: a deficiency disease marked by inflammatory or degenerative changes of the nerves, digestive system, and heart and caused by a lack of or inability to assimilate thiamine—called also kakke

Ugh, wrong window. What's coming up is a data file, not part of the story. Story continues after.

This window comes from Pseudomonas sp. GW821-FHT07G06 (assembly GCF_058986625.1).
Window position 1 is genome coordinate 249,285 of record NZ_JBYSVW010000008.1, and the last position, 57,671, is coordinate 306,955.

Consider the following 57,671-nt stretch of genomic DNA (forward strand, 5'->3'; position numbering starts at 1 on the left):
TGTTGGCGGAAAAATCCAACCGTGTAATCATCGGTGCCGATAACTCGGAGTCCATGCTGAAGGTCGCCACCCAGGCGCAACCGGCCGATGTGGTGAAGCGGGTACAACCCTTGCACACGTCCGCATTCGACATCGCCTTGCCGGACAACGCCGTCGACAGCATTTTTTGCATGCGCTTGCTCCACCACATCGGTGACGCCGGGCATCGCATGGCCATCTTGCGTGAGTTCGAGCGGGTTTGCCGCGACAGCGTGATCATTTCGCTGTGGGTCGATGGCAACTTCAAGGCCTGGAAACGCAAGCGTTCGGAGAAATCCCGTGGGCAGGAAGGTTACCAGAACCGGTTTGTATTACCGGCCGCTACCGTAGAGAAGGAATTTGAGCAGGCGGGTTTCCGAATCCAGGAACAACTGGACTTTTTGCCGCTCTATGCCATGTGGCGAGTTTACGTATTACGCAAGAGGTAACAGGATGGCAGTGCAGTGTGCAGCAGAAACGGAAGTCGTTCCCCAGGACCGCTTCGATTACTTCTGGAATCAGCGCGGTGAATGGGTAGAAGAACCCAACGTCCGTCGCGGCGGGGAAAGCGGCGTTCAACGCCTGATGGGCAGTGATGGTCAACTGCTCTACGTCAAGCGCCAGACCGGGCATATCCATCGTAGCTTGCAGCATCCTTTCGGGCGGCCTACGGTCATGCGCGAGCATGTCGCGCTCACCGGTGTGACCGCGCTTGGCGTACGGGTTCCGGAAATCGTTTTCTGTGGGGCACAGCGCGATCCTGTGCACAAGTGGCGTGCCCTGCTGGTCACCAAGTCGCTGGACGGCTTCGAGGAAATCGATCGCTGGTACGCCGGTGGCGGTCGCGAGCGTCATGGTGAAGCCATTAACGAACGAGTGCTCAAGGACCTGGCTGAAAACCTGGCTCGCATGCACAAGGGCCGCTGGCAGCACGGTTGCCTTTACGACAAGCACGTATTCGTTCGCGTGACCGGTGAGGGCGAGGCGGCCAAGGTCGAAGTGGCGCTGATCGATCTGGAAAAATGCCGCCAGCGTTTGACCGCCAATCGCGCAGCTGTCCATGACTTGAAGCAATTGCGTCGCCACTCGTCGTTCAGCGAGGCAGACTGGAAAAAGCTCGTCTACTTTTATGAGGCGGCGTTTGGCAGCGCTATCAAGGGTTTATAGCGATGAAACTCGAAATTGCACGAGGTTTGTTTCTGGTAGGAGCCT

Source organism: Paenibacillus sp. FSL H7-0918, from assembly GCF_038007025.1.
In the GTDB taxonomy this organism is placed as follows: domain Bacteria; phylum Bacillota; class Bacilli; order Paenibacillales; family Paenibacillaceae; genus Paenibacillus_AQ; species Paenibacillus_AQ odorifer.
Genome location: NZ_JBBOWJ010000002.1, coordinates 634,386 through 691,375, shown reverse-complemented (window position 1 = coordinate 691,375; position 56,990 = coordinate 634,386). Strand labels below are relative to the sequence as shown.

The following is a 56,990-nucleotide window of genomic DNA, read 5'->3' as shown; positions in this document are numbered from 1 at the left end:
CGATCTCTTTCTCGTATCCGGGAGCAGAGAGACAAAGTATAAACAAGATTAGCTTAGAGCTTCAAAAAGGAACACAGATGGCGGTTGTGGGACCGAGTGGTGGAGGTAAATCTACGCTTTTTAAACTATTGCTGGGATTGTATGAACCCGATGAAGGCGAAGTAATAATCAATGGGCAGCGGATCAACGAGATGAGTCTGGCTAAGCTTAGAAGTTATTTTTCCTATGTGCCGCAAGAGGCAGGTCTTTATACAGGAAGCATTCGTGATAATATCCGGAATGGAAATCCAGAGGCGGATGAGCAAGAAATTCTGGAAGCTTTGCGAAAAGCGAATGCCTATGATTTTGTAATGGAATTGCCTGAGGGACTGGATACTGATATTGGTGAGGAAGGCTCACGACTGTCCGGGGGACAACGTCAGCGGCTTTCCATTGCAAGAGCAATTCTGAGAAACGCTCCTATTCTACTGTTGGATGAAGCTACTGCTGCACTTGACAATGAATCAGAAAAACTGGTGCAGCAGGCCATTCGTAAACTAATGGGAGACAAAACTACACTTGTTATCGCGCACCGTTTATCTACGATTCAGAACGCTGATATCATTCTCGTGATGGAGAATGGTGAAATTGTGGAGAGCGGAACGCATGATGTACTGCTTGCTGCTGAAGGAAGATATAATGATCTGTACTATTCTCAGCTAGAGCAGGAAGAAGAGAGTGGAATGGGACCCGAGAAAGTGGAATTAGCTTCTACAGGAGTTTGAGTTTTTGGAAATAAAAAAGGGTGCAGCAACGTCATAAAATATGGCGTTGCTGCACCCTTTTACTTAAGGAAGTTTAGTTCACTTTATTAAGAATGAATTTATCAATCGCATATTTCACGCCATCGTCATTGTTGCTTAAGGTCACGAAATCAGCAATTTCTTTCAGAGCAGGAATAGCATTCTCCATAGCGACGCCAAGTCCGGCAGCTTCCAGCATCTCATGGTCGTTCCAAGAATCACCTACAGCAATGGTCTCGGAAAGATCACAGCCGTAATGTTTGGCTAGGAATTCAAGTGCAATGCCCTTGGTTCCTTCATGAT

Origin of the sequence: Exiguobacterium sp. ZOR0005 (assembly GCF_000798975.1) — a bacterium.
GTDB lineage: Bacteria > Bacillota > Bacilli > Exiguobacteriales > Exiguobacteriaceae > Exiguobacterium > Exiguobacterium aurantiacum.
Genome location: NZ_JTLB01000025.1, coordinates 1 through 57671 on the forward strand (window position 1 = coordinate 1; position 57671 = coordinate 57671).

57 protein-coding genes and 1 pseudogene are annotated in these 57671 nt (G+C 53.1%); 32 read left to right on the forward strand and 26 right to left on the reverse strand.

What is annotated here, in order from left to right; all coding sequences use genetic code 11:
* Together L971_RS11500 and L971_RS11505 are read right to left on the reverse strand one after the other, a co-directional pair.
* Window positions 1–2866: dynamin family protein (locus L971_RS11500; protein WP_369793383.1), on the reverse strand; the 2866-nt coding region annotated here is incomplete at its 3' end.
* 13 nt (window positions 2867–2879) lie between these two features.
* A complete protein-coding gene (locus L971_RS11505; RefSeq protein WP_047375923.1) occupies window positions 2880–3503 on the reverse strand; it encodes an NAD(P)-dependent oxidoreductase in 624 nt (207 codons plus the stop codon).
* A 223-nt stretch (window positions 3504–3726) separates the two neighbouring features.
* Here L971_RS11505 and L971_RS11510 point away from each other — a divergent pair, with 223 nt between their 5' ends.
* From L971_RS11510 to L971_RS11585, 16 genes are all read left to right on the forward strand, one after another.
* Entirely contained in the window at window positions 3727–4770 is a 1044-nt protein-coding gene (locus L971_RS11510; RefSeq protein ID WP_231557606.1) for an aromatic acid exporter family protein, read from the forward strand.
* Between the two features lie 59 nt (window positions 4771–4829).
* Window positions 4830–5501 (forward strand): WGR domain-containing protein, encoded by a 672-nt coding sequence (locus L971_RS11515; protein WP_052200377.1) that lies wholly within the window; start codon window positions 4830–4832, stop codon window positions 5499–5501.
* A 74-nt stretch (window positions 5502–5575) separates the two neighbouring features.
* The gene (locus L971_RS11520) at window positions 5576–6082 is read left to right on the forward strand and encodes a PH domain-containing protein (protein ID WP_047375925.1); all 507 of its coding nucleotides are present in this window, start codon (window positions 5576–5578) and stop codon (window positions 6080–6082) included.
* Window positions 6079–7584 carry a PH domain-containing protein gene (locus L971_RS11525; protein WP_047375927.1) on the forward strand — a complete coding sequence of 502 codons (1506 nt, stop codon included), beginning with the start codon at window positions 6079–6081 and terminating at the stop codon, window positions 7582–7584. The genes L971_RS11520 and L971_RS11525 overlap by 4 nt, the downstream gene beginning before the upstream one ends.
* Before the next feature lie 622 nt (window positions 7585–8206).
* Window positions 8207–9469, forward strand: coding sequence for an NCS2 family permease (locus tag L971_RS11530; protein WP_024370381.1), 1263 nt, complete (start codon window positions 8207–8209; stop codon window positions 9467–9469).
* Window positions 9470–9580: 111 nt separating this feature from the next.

Nutritional disorder, with nerve and heart impairment, caused by thiamin deficiency. Its name is from the Sinhalese word for extreme weakness. Symptoms include fatigue, digestive problems, and limb numbness and weakness. Dry beriberi involves gradual long-nerve degeneration, with muscle atrophy and loss of reflexes. Wet beriberi is more acute, with edema from cardiac failure and poor circulation. Thiamin occurs widely in food but is lost in processing; a well-balanced diet high in unprocessed foods can prevent beriberi. In Western countries, chronic alcoholism is the most common cause.